Chef Jurdaé (Photos by Matthew Pasley of shots.on.ice)

By J.A. Chase
Special to the AFRO

“Broken people, lost dreams and everyday stress all disappear the moment we break bread…in that moment, I have the opportunity to create happiness.  The look on a client’s face when texture, taste and spices intertwine is what brings me joy and solidifies my life’s vision and purpose.”

Born and raised in Baltimore, the city he will always love, Chef Jurdae’ has built a career with this tidbit of advice he offers when training or lecturing throughout the city, “Continue learning everything and forgetting nothing.”  This mantra has pushed him to cultivate his creativity into a flavorful and profitable labor of love. He understands that fine dining is not just about white glove service, linen napkins and sport jacket requirements; but rather the consummation of creative passion, fresh ingredients and flavors that excite the palate with both nostalgia and the taste of a growing Baltimore.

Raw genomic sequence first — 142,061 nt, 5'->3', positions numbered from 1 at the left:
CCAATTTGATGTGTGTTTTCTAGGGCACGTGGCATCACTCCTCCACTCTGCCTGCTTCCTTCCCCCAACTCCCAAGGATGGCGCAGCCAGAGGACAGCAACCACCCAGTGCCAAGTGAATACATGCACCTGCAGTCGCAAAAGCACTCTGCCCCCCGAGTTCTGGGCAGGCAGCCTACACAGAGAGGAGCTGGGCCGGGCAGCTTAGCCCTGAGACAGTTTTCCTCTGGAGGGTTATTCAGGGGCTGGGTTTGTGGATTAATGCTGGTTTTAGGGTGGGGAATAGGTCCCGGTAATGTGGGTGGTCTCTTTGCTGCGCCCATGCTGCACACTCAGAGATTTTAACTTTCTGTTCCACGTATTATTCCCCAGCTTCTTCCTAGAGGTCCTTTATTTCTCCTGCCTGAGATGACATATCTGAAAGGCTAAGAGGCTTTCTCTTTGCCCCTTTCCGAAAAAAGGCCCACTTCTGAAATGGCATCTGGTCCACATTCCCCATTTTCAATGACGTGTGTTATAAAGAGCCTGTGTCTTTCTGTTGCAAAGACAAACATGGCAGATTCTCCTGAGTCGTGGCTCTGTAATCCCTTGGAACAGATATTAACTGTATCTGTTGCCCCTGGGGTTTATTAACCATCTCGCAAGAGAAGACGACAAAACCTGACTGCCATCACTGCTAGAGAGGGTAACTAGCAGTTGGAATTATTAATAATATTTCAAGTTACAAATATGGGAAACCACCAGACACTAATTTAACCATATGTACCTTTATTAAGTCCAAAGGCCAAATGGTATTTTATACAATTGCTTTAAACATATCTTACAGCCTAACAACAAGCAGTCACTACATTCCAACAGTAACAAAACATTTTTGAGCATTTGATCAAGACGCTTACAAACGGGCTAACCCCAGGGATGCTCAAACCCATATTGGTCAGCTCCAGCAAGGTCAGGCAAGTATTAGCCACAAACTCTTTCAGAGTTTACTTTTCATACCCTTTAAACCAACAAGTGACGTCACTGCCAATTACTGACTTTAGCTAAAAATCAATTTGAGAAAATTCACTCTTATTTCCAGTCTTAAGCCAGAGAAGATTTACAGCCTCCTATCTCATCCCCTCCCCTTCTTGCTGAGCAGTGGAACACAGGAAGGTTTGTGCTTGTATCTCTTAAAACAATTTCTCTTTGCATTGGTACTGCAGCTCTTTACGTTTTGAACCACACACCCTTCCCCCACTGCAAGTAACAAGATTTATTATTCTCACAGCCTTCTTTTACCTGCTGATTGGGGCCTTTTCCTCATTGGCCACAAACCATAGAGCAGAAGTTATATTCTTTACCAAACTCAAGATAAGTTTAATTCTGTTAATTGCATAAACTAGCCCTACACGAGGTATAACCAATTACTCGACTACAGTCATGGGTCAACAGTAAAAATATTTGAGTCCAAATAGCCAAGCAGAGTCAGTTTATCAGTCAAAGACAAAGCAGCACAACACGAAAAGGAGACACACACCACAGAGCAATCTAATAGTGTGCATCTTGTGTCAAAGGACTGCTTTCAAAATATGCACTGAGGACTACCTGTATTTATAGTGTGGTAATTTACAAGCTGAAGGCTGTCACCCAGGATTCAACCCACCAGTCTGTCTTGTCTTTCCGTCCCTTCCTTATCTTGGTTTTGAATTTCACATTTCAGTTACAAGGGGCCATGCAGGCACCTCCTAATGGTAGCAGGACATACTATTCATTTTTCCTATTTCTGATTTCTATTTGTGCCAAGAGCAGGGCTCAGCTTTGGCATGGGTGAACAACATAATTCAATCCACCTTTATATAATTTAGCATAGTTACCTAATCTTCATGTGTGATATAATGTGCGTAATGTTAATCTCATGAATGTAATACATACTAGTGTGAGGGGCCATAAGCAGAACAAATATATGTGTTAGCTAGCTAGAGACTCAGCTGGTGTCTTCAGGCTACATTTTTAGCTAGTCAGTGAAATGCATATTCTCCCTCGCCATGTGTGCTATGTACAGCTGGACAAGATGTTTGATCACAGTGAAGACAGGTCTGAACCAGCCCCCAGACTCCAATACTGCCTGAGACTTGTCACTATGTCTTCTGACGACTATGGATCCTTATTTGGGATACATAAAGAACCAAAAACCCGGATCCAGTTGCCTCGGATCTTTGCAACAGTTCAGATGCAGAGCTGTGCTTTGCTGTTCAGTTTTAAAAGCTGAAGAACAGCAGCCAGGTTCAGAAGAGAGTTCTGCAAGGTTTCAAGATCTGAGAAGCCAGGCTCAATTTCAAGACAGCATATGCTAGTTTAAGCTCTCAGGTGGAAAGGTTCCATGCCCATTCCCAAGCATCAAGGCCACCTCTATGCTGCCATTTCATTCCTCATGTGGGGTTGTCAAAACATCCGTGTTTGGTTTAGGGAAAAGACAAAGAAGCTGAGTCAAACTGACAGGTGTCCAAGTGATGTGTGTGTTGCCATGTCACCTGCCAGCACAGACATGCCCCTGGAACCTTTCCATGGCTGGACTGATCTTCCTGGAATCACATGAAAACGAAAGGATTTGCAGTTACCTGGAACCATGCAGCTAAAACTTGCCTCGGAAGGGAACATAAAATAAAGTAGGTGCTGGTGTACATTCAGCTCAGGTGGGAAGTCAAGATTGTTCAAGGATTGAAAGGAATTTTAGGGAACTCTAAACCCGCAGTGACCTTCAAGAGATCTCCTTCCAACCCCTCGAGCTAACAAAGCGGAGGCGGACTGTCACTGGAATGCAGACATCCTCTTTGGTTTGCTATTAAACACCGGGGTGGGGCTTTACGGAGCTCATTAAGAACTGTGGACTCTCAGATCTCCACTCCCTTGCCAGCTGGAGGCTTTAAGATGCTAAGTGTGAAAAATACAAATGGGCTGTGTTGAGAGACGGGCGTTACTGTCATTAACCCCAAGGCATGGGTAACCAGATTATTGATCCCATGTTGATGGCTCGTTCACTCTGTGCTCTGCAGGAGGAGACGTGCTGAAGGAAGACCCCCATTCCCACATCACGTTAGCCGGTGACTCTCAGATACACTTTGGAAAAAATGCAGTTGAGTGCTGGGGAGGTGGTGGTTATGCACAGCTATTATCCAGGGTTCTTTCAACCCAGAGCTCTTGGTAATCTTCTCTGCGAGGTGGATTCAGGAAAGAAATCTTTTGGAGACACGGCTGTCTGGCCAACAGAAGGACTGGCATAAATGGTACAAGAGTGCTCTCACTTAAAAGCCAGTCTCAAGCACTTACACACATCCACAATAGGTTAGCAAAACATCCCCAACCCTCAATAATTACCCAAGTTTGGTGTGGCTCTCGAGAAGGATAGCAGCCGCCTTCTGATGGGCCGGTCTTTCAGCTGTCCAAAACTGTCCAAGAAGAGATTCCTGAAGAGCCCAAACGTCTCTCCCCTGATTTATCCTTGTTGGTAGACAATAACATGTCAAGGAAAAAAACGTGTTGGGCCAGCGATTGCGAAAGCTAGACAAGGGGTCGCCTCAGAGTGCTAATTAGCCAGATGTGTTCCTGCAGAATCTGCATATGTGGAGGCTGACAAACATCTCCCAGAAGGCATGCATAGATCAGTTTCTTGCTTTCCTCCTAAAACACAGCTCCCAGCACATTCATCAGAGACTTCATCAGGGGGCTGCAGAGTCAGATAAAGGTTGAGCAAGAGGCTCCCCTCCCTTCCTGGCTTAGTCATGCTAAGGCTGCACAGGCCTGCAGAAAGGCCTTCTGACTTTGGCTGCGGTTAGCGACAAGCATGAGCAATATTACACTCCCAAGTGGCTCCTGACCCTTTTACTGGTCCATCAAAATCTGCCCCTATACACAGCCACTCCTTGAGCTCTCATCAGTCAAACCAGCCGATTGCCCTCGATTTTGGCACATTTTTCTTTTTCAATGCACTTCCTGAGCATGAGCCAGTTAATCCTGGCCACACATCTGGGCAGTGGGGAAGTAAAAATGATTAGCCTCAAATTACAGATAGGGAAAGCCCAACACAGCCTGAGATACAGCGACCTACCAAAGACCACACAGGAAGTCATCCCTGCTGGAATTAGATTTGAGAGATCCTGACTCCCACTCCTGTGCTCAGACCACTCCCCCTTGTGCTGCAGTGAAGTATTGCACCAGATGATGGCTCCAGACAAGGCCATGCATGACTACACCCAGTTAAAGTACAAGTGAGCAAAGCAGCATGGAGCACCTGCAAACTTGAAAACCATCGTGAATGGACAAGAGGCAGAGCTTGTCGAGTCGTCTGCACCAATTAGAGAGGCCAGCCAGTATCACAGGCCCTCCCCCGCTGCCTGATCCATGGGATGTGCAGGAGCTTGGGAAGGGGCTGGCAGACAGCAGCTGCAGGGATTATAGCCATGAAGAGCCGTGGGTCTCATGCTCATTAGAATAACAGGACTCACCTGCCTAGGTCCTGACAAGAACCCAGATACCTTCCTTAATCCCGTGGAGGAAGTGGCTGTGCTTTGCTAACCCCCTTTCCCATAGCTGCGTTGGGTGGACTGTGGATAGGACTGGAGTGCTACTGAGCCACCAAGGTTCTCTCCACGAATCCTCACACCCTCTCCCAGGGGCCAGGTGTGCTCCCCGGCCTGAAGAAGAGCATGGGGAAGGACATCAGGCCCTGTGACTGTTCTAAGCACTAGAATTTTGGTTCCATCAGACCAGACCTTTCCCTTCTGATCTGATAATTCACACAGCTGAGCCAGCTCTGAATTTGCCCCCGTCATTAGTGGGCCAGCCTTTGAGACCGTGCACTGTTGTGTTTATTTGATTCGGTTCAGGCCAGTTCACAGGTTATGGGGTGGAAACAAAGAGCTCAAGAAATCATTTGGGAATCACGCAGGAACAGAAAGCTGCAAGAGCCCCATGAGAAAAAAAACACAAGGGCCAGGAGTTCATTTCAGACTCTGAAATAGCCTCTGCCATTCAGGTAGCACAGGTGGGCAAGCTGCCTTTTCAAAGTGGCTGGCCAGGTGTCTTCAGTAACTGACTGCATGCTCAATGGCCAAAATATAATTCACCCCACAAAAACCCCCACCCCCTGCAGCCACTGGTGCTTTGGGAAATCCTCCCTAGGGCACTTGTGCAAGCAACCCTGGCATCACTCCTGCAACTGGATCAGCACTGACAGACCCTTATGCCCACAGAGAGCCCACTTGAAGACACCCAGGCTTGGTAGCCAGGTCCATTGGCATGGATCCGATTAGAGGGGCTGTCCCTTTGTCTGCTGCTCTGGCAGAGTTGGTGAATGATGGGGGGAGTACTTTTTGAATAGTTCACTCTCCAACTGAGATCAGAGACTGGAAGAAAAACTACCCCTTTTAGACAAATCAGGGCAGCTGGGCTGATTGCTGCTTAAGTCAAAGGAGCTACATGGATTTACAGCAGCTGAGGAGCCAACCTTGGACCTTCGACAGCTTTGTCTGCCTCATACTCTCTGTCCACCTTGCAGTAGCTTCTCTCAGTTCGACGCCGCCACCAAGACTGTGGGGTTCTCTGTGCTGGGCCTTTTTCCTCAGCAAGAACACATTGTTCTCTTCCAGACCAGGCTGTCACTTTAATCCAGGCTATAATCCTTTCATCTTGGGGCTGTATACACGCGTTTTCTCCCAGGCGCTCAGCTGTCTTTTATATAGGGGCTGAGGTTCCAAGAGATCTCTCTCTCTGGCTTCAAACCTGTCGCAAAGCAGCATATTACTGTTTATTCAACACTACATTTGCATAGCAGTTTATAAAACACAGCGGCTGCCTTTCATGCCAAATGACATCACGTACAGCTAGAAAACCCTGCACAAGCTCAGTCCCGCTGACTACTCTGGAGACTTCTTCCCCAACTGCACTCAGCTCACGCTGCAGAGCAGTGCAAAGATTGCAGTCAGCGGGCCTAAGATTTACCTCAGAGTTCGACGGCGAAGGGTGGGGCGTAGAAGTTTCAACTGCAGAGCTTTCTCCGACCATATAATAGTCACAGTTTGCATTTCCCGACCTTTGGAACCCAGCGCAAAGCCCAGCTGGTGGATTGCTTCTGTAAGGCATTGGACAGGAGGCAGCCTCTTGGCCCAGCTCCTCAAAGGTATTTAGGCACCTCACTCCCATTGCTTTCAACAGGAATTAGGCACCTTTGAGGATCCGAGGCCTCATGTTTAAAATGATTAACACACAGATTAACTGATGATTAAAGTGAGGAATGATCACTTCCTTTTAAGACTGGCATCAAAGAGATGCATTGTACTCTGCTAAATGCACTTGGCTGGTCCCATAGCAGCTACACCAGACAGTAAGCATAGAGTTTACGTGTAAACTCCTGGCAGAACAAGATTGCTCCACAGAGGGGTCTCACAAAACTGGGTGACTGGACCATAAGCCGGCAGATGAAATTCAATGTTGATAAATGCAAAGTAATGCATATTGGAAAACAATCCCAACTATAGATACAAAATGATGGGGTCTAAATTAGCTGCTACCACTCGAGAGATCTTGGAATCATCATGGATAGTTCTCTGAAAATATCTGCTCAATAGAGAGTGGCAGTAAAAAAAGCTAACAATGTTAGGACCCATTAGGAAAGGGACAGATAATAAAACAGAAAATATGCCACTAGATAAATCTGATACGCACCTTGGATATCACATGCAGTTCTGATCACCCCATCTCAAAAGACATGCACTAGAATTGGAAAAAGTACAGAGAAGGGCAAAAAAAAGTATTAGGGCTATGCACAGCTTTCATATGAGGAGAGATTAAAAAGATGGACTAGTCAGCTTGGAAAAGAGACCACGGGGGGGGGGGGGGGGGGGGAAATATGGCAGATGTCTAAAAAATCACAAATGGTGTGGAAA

Growing up in Baltimore prepared Chef Jurdae’ for his career as a chef, and his innate sense of competition and ingenuity prove, “If you can make it in Baltimore, you can make it anywhere.” He has worked to pave a lane for himself and other up and coming chefs to expand their palates with layers of flavor and culturally diverse recipes. The signature – all things crab, Old Bay on everything and chicken boxes have put our dining culture into a tiny box – but no shade because we all grew up enjoying a piping hot “Chicken Box!” These staple dishes allow him to create countless levels of flavor that we have never experienced but subconsciously crave – the savory and sultry layers of tasteful delight are what inspire Chef Jurdae’ to reinvent what it means to be a Chef in Baltimore.

“You can’t be a part of culinary artistic change if you’re not in the thick of the industry.”  Leading the shift in how our community enjoys cuisine has placed Chef Jurdae’ right at the crossroad of marrying what our tastebuds already know with practical knowledge and classroom training to inspire his community to see food as a way to unite and not divide.